Climate sceptics?


Climate change is an often heard argument for the once called nuclear "renaissance". However, if one looks closer, there was something fishy about the industry using climate change protection as its most prominent feature... » Read more

More then thirty years of debate, and the controversy remains as polarised as ever. This website (to be fair - whose maintainer is anti-nuclear) collects news about nuclear power in Europe, sorted by nuclear power plant, type of power plant, country etc.

By presenting different (media) angles on current nuclear issues, we hope to be able to cut out some spin, either pro or against, and to allow the reader to make up his or her own mind about today's pro's and con's of nuclear power.

In the menu on the right you can select your country, the nuclear power plant in your neighbourhood, or your favourite company and read latest (most English) news about it.

Latest nuclear news

Lithuania Submits Note To Belarusian Ambassador

Thursday, May 12, 2016

Lithuanian MFA demands explanations regarding the accident at the construction of the Astravets NPP.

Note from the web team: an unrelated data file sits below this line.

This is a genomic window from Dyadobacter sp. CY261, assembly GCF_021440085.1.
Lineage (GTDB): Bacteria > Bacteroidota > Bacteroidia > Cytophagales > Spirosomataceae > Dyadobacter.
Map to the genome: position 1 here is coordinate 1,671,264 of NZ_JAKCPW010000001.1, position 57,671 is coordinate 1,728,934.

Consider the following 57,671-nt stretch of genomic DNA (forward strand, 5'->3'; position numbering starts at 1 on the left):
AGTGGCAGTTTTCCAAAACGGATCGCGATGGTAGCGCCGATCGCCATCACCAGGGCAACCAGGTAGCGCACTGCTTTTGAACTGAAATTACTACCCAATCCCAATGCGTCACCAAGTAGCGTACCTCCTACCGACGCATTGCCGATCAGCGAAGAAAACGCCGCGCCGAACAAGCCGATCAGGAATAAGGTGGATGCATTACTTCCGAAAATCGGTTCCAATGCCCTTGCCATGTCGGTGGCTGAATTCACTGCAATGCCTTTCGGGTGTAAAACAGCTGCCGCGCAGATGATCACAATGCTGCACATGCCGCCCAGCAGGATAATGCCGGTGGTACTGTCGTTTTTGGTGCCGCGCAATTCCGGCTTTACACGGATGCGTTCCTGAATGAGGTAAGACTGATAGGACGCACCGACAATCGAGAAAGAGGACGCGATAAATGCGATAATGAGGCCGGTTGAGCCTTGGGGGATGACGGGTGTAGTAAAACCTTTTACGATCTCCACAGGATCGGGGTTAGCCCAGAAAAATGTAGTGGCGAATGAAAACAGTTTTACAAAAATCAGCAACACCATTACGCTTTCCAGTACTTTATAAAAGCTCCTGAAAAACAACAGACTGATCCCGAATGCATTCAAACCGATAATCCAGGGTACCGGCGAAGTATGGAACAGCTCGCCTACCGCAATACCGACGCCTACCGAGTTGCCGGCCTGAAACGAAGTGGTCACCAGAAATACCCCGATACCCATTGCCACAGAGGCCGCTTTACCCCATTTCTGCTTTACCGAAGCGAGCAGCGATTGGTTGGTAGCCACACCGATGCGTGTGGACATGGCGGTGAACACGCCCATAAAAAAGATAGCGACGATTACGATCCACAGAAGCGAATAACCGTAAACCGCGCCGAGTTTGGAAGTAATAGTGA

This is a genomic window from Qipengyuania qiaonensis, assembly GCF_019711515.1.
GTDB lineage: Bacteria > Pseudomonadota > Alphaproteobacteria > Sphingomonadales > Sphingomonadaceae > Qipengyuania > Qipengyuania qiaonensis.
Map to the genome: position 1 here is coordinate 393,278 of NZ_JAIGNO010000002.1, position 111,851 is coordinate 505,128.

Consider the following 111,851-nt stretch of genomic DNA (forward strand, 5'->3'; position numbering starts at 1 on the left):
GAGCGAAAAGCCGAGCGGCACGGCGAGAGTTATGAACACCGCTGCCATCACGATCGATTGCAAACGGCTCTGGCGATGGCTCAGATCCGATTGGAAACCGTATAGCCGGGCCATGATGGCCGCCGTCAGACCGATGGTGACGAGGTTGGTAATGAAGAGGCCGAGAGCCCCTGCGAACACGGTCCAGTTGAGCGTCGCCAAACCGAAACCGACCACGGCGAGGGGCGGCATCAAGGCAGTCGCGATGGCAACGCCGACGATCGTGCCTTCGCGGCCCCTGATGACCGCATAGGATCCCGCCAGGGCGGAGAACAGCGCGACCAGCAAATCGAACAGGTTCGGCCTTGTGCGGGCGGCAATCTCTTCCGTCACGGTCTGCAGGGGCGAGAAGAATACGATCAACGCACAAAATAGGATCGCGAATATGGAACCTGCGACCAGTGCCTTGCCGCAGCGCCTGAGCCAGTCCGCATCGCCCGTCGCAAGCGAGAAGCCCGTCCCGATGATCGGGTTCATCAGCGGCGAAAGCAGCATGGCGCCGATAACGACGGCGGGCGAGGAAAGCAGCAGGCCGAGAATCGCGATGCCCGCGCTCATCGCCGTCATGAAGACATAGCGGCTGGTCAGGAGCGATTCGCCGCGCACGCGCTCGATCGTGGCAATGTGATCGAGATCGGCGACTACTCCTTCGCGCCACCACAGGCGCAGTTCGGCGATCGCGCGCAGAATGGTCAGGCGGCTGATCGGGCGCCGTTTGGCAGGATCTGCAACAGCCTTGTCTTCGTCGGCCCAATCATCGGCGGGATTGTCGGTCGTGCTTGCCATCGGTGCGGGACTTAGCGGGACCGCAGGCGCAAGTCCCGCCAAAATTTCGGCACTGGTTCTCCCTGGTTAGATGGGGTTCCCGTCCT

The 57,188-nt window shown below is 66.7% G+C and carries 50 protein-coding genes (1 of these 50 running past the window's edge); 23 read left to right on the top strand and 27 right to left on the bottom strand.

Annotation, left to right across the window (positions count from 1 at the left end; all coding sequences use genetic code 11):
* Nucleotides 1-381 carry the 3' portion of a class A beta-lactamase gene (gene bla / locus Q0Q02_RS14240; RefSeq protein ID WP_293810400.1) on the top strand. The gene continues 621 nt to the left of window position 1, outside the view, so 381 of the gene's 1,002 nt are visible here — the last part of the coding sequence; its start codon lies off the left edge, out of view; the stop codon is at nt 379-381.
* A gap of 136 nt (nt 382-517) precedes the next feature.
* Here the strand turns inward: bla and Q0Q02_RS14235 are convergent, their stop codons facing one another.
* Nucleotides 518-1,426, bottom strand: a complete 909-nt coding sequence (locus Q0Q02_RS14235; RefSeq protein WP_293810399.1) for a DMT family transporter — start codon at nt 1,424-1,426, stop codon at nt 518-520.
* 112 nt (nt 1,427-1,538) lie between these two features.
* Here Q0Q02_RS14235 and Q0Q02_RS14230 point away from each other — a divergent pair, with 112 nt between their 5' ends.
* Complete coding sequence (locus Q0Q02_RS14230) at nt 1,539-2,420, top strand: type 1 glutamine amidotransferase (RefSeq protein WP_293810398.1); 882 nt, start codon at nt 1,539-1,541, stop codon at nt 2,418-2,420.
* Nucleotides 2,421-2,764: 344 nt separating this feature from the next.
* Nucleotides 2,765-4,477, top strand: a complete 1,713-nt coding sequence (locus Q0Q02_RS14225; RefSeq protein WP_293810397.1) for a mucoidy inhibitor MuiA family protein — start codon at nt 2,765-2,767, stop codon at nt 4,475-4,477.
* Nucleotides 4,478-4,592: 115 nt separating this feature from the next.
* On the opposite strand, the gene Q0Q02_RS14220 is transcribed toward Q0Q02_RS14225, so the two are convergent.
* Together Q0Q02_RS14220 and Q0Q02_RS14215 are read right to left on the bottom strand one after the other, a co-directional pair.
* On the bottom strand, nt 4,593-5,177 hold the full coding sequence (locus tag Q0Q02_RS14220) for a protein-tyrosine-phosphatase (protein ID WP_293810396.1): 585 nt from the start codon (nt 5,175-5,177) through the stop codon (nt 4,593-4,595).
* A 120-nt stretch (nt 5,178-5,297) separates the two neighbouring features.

The Ministry of Foreign Affairs of Lithuania called after the Belarusian Ambassador and submitted him a note on the possible incident at the Astravets NPP located 50 km away from Vilnius (ANPP).

The Foreign Minister Linas Linkevičius announced that on Thursday.

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Irregularities found in Areva-made components in French nuclear plants - ASN

Tuesday, May 3, 2016

Irregularities have been found in around 50 Areva-made components installed in French nuclear reactors, nuclear regulator ASN said on Tuesday.

It said that after the discovery of weak spots in the reactor vessel of the EPR reactor under construction in Flamanville, France last year, Areva began a review of manufacturing procedures at its Creusot steel forging plant.

In a statement, ASN said it had been informed by Areva that its investigation had found evidence of irregularities in about 400 components produced since 1965, of which some 50 are believed to be in use in French nuclear plants.

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Germany demands France shut old nuclear plant near border

Friday, March 4, 2016

Germany demanded Friday that France close down its oldest nuclear plant, Fessenheim, near the German and Swiss borders -- just one of several ageing atomic plants that are unsettling France's neighbours.